Being ready to start school

This article will provide you with tips to help prepare your child for starting school. Please remember every child is different, this is a guide with some top tips to get your child ready for school.

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Becoming curious about the world

Rather than focusing on reading, writing and math skills, focus upon helping your child to be curious, confident and ready to learn. You will want to make sure that your child:

  • can listen and follow instructions
  • can ask questions
  • can sit and listen for short periods of time

The Professional Association for Childcare and Early Years (PACEY) have some great resources to use with your child:

Make a mark, Make a Start - What comes before writing is a great resource giving ideas on what you can do with your child before they start to write.

Happy talk - This resource explains how communication is essential for learning and also being a good foundation for reading and writing.

Listen and Learn - Practicing good listening skills with your child before they start school will help them get off to a great start.

A Numbers Game – Explains how fun and games will help prepare your child to learn maths in everyday activities.

Getting dressed and undressed

You will want to make sure that your child can:

  • put their coat on by themselves
  • button and unbutton their clothes
  • do up their own zip
  • put their own socks and shoes on
  • take off their clothes and put them neatly in one pile (ready for Physical Education lessons)

There are some videos on YouTube which show an easy way to put on a coat.


You will want to make sure that your child:

  • has practiced putting on their uniform and getting ready to leave on time
  • has a good bedtime routine so they are not tired for school the next day
  • is learning to eat at the times they would on school days

There are some great top tips and resources on the NHS website for sleeping, also visit the Family lives, Super Nanny and Mouth of Mums websites for great advice on establishing good routines for your family life, school and for children with additional needs.


You will want to make sure that your child:

  • can go to the toilet on their own
  • can wipe themselves properly
  • can flush the toilet
  • can wash and dry their hands properly

The Children’s Bowel and Bladder Charity (ERIC) share a range of useful resources. On the PACEY website you can find a great video on toilet training.


Does your child like to interact with other children, are they able to take turns and share toys, does your child listen to others when they are talking, do they know that what they say and do can make others happy or unhappy?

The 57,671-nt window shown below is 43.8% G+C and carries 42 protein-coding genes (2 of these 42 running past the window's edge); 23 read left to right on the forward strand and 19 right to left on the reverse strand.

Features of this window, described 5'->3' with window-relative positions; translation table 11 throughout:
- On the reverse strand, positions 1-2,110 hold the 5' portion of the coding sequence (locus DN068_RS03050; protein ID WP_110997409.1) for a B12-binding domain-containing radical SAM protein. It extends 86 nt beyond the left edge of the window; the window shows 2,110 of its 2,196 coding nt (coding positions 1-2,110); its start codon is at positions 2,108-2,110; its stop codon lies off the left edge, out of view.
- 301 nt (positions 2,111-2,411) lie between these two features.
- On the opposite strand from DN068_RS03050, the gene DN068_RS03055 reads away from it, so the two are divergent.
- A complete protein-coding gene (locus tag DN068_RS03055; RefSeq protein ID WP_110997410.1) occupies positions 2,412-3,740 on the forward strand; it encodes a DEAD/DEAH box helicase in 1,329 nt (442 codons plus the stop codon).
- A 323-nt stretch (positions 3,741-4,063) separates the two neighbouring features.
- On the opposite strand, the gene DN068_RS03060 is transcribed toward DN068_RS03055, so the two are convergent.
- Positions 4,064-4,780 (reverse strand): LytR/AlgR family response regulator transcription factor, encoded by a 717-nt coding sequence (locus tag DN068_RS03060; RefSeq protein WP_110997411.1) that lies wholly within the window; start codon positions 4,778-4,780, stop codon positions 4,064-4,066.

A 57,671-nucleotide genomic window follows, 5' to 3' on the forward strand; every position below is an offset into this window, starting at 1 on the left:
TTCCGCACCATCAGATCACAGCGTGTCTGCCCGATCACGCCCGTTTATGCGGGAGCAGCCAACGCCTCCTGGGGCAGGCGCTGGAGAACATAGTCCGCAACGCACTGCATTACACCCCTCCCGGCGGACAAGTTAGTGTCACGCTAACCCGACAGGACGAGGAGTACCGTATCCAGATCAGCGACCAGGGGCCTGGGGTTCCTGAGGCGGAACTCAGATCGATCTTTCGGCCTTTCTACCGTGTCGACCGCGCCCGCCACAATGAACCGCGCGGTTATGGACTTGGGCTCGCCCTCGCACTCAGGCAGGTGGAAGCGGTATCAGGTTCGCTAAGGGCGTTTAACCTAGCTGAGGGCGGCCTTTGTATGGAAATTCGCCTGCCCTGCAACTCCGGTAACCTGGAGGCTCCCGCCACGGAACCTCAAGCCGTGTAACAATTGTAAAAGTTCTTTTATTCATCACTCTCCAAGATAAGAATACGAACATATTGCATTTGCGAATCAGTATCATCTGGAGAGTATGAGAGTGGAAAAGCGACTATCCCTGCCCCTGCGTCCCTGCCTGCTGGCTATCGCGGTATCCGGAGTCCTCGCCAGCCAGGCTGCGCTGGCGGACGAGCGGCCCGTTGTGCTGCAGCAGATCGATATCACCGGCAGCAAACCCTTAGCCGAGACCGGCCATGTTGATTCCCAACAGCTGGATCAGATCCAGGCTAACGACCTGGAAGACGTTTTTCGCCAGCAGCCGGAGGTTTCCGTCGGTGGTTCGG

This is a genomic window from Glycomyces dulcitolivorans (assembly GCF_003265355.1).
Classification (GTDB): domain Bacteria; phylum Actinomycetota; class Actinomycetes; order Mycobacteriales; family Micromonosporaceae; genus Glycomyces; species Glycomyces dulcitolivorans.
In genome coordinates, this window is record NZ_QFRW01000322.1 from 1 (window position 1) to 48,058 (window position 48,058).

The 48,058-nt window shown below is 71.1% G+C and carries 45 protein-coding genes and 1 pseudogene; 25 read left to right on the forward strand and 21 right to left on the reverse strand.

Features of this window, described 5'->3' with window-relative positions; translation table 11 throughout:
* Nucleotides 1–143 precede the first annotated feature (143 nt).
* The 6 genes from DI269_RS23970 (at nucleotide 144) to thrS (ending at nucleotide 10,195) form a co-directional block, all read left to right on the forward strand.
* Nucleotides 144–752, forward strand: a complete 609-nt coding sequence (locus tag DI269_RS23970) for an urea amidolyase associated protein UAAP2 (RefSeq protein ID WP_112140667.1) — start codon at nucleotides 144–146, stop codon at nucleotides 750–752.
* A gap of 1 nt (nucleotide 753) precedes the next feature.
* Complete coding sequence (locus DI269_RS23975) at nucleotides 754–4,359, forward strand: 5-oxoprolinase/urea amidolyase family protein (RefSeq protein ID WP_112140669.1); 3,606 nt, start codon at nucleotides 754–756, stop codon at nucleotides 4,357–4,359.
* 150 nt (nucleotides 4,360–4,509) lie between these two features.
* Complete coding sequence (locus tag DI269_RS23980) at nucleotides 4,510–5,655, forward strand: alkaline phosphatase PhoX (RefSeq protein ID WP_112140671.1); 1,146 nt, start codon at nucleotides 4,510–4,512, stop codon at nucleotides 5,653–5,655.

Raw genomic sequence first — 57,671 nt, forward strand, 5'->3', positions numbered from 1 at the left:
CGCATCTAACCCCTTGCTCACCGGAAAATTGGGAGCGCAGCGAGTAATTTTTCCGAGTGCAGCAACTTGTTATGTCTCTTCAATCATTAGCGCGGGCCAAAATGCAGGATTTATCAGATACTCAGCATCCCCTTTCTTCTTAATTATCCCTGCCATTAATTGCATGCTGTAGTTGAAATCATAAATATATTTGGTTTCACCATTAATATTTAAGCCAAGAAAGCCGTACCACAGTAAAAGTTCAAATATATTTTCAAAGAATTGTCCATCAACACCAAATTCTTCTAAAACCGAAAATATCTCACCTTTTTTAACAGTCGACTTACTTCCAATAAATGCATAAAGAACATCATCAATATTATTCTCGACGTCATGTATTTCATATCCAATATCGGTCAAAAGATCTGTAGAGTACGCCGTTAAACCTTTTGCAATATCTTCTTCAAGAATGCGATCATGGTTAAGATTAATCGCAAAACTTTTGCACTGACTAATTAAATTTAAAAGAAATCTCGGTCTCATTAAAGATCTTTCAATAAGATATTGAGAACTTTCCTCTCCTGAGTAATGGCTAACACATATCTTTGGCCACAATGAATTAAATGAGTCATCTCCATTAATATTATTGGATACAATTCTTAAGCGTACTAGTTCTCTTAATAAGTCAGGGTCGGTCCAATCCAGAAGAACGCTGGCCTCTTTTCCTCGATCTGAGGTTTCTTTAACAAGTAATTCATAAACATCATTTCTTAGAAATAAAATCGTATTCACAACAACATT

The following things can help with this:

  • Positive role modelling, demonstrating the behaviour you expect from your child
  • Reading stories or books about being a good friend or being kind to others
  • Providing opportunities to play alongside others and resolve conflicts
  • Exploring and naming their emotions. What does it feel like to be angry, sad, happy? What can we do when we or others feel this way?  This can be introduced through emotion cards/books or even watching films such as ‘Inside Out’.


You will want to make sure that your child:

  • can separate from their carer/parents when they go to school
  • is beginning to feel confident about starting school
  • asks their friends or adults for help if needed
  • can tidy up after themselves
  • can look after their things e.g. Jumpers, coats and lunchboxes
  • can wipe their own nose
  • can use a knife and fork
  • can open food packets on their own

Further Information

The Good Schools Guide has information on starting a new school when your child has SEN and the Barnardo’s website has information on supporting special needs children in school.

There are also some great video clips on YouTube showing how to help your child be school ready.  BBC Cbeebies share top tips on how to get ready for school.  Really useful information on how to support your child if they suffer with anxiety from the NHS.

If you have any questions or concerns at all about your child, contact your local Health Visitor service. Your local Health Visitor service offers support for parents of all children (from pregnancy to age five), whatever their circumstances. 

Visit the Community Children’s Health Partnership website to find out how to contact your local Health Visitor.